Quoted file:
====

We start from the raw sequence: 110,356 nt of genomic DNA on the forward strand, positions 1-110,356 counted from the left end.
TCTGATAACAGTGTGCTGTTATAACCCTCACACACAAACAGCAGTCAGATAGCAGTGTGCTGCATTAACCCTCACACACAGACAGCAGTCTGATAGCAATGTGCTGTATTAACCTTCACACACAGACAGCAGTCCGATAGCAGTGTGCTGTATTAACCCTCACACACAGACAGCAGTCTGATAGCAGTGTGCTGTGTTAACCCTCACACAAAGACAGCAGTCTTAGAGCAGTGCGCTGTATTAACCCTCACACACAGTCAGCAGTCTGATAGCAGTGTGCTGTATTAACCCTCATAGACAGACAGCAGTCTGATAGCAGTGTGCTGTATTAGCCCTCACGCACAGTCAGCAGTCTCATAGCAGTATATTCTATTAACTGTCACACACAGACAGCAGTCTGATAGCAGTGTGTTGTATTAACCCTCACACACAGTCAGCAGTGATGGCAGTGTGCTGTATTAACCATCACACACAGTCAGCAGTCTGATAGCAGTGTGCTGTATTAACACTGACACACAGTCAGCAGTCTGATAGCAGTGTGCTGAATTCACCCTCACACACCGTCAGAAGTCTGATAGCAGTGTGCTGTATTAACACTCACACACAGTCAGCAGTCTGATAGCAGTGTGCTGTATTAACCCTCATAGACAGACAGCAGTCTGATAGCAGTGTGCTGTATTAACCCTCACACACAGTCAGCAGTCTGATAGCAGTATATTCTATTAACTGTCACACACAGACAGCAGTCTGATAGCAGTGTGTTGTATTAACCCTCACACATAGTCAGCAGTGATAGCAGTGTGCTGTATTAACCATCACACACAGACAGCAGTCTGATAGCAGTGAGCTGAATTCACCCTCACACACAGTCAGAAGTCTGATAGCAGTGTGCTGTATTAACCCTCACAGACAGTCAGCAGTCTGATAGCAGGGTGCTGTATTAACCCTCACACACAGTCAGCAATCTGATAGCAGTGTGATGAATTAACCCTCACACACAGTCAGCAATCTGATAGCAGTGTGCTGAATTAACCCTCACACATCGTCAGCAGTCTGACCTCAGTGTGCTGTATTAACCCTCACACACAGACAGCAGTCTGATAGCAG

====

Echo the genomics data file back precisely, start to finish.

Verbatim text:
We start from the raw sequence: 110,356 nt of genomic DNA on the forward strand, positions 1-110,356 counted from the left end.
TCTGATAACAGTGTGCTGTTATAACCCTCACACACAAACAGCAGTCAGATAGCAGTGTGCTGCATTAACCCTCACACACAGACAGCAGTCTGATAGCAATGTGCTGTATTAACCTTCACACACAGACAGCAGTCCGATAGCAGTGTGCTGTATTAACCCTCACACACAGACAGCAGTCTGATAGCAGTGTGCTGTGTTAACCCTCACACAAAGACAGCAGTCTTAGAGCAGTGCGCTGTATTAACCCTCACACACAGTCAGCAGTCTGATAGCAGTGTGCTGTATTAACCCTCATAGACAGACAGCAGTCTGATAGCAGTGTGCTGTATTAGCCCTCACGCACAGTCAGCAGTCTCATAGCAGTATATTCTATTAACTGTCACACACAGACAGCAGTCTGATAGCAGTGTGTTGTATTAACCCTCACACACAGTCAGCAGTGATGGCAGTGTGCTGTATTAACCATCACACACAGTCAGCAGTCTGATAGCAGTGTGCTGTATTAACACTGACACACAGTCAGCAGTCTGATAGCAGTGTGCTGAATTCACCCTCACACACCGTCAGAAGTCTGATAGCAGTGTGCTGTATTAACACTCACACACAGTCAGCAGTCTGATAGCAGTGTGCTGTATTAACCCTCATAGACAGACAGCAGTCTGATAGCAGTGTGCTGTATTAACCCTCACACACAGTCAGCAGTCTGATAGCAGTATATTCTATTAACTGTCACACACAGACAGCAGTCTGATAGCAGTGTGTTGTATTAACCCTCACACATAGTCAGCAGTGATAGCAGTGTGCTGTATTAACCATCACACACAGACAGCAGTCTGATAGCAGTGAGCTGAATTCACCCTCACACACAGTCAGAAGTCTGATAGCAGTGTGCTGTATTAACCCTCACAGACAGTCAGCAGTCTGATAGCAGGGTGCTGTATTAACCCTCACACACAGTCAGCAATCTGATAGCAGTGTGATGAATTAACCCTCACACACAGTCAGCAATCTGATAGCAGTGTGCTGAATTAACCCTCACACATCGTCAGCAGTCTGACCTCAGTGTGCTGTATTAACCCTCACACACAGACAGCAGTCTGATAGCAG